Rise of the robots
Watching the videos of Asimo in action, it’s easy to believe these robots will be bustling around the office and carrying our shopping home within the next ten years, but surely if these robots can be trained to assist us, they can also be trained to replace us?
It’s a suggestion the companies deny vehemently: “Our emphasis is on developing robots that can work with people, not necessarily replace them,” responded Toyota’s Nolasco. “In many cases, these robots are intended to be paired with people. When a robot carries a heavy windshield to a car body moving down the assembly line, and a person guides the windshield into place on the vehicle for a proper fit, the robot is not replacing a human being. In the more distant future, we may consider applications in fields that involve highly dangerous work, in which case they could substitute for humans, but it’s all about respect for people.”
It’s a noble sentiment and one particularly applicable to military research, an area in which the US Government alone is spending billions in an effort to replace soldiers on the battlefield with robotic equivalents. Leading this charge is the Defense Advanced Research Projects Agency (DARPA), a branch of the Department of Defense born in 1957 out of the US’ embarrassment at losing the space race to the Russians.
Sporting a US$3 billion (£1.6 billion) budget and a mandate to fund technologies that “prevent technological surprise for us and create technological surprise for our adversaries”, DARPA has overseen some incredible innovations in its 51-year history, including development of unmanned aerial vehicles capable of conducting autonomous reconnaissance over dangerous airspace, and the Talon bomb-disposal robot, 800 of which are currently employed in Afghanistan and Iraq. Capable of being blown up and repaired between ten and 15 times before being retired, US officials claim the Talon has served in more than 20,000 missions, saving hundreds of lives in the process – something which its creators claim has produced a rather curious knock-on effect. “The army has sent us wonderful letters of appreciation from the New York recruiting office, saying these robots have helped them enormously in attracting candidates to join the service,” boasted vice-president of Talon Robot Operations, Bob Quinn.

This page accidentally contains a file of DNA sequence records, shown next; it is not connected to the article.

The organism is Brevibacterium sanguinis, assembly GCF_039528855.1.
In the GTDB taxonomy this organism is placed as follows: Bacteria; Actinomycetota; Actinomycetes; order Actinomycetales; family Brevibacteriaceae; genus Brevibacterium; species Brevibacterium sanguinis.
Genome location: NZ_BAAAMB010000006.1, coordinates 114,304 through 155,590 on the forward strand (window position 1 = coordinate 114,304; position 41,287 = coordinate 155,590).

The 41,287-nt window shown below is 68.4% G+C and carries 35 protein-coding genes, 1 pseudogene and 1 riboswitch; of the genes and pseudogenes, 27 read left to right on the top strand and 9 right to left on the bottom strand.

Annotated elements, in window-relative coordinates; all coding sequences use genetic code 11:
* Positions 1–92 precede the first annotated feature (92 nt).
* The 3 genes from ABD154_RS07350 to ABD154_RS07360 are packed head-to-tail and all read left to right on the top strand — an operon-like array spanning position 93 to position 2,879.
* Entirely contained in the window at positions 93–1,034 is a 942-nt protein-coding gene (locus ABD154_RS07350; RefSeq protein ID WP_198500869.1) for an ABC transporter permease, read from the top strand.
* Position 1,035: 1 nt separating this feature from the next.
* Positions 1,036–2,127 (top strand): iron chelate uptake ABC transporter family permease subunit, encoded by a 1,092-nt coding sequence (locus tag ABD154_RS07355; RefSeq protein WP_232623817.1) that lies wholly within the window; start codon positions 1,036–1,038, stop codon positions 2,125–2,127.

There’s also the more lovably off-beat projects, such as Big Dog, a robotic pack mule that apes animal movement so perfectly that a demonstration video of one slipping on ice actually elicited sympathetic groans from viewers in the PC Pro office.
Equally jaw-dropping is the DARPA Urban Challenge, a yearly competition that waves a $2-million (£1.1-million) prize at the team that can create the fastest driverless vehicle capable of navigating traffic lights, junctions and car parks, while avoiding buildings and dealing intelligently with unexpected obstacles. The competition has been running for almost four years and has already gained a cult following among those who enjoy watching trucks attempt to park in shops, and jeeps career recklessly into oncoming traffic. Despite these setbacks, DARPA ultimately hopes to create “autonomous vehicles capable of keeping war fighters off the battlefield and out of harm’s way”, while the rest of us wait for the day when the technology creeps into our cars and drives us home after a heavy night in the pub, an enticing prospect that even optimistic estimates put at least 20 years away.
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